(St. Martin, Jersey 1886 - St. Aubin, Jersey 1966)
The Dunes at Wimereux, Normandy
Signed and dated Blampied 1934. and inscribed Wimereux at the lower centre.
204 x 291 mm. (8 x 11 1/2 in.)
The present work belonged to Sir Bruce Ingram (1877-1963), one-time editor of the Illustrated London News (to which Blampied contributed) and one of the most enthusiastic collectors of the artist’s work. In 1967 a selection of fifty-one drawings and watercolours by Blampied from Ingram’s collection was exhibited at the St. Helier Galleries in Jersey.
Born at Ville Brée in the parish of St. Martin on the island of Jersey, Edmund Blampied began his formal artistic training in 1903, when he was admitted as a student at the Lambeth School of Art in London. He eventually obtained a scholarship to continue his studies, while at the same time working for a number of London newspapers as an illustrator. By December 1911 Blampied had begun working independently as an illustrator for magazines and books. He also took up the art of etching, learning the technique at the London County Council School of Photo-Engraving and Lithography, and soon became proficient – and, indeed, quite prolific - as a printmaker, with a particular fondness for the exacting medium of drypoint. After the First World War, in which served in a non-combatant role in the Royal Jersey Militia, Blampied entered into a contract with two dealers in London, the Leicester Galleries and Lefevre and Son, who published his etchings and drypoints and gave him a number of one-man shows. He also began producing lithographs, the subjects of which, like his other prints, tended towards scenes of farm labourers and horses. In 1920 Blampied was elected to the Royal Society of Painter-Etchers and Engravers, becoming a fellow the following year. Yet while his etchings, drypoints and lithographs earned him a substantial reputation, he continued to supplement his income with commissions for magazine and book illustrations. These commercial works he would usually sign as ‘Blam’, reserving his full name for his own original compositions.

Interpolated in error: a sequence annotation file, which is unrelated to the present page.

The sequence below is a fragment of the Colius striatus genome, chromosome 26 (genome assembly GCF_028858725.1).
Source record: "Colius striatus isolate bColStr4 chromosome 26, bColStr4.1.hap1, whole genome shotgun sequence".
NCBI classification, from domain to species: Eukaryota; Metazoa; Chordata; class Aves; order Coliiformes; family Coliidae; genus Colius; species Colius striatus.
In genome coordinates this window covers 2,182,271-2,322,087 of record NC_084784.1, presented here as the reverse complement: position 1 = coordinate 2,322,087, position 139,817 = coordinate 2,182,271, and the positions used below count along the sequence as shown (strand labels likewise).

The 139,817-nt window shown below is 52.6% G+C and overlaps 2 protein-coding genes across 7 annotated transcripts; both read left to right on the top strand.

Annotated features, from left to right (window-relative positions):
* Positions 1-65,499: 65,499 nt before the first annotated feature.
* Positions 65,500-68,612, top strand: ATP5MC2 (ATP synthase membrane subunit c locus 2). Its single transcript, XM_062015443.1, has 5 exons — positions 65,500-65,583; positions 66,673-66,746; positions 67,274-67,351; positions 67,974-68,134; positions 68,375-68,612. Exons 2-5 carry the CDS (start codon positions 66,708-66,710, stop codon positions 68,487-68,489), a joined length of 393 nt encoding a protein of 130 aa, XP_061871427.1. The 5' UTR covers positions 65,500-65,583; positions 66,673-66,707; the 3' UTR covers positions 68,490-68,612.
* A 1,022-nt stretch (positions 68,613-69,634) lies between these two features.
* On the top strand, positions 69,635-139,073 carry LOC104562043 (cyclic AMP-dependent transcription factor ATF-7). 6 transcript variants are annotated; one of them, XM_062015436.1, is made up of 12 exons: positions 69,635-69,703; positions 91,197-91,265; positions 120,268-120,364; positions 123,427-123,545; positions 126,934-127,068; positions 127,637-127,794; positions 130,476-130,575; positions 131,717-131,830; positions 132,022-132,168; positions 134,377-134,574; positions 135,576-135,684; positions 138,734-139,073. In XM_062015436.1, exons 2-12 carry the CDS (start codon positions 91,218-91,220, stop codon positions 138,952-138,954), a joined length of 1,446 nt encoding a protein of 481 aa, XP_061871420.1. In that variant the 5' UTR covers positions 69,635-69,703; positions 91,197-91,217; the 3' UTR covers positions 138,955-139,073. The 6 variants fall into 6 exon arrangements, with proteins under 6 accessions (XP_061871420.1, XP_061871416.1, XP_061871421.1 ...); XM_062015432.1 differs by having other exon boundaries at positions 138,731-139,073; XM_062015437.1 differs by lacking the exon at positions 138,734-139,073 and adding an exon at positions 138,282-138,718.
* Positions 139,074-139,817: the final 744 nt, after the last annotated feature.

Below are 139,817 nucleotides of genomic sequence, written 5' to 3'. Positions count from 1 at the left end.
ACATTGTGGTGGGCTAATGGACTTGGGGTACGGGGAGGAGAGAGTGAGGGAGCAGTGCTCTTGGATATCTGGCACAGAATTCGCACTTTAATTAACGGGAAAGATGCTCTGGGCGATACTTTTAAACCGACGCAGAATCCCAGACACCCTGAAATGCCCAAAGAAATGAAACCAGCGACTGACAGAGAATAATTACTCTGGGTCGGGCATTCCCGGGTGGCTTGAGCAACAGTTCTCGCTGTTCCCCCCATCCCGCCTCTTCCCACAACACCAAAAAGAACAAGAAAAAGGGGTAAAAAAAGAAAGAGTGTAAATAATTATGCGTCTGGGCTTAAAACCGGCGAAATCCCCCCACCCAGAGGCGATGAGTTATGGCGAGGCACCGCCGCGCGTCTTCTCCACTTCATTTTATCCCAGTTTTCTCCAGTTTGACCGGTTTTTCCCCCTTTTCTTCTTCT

In the late 1920’s Blampied, accompanied by his wife Marianne, began spending a considerable amount of time outside England, embarking on a series of travels throughout France, Spain and North Africa. He also began to paint in oils and watercolours, producing works which attracted the interest of a new group of collectors, many from America. With the decline in the etching market in the 1930’s, Blampied began to concentrate more on paintings, drawings and watercolours, several of which were exhibited in London in 1935 and in Glasgow the following year, while still others were shown in two exhibitions in New York in 1937. In 1938 the Blampieds returned to Jersey, remaining there throughout the German occupation of the island in World War II. During this period a large and comprehensive exhibition of the artist’s work as printmaker, painter and draughtsman was presented at the Print Club of Cleveland, Ohio in 1941. Shortly after the end of the war a retrospective exhibition of Blampied’s paintings and drawings was held in his native Jersey, and further exhibitions of his work were held in America in the 1950’s. Works by Blampied are today in the collections of the British Museum and the Victoria and Albert Museum in London, the Boston Public Library and the Museum of Fine Arts in Boston, the Cleveland Museum of Art and elsewhere.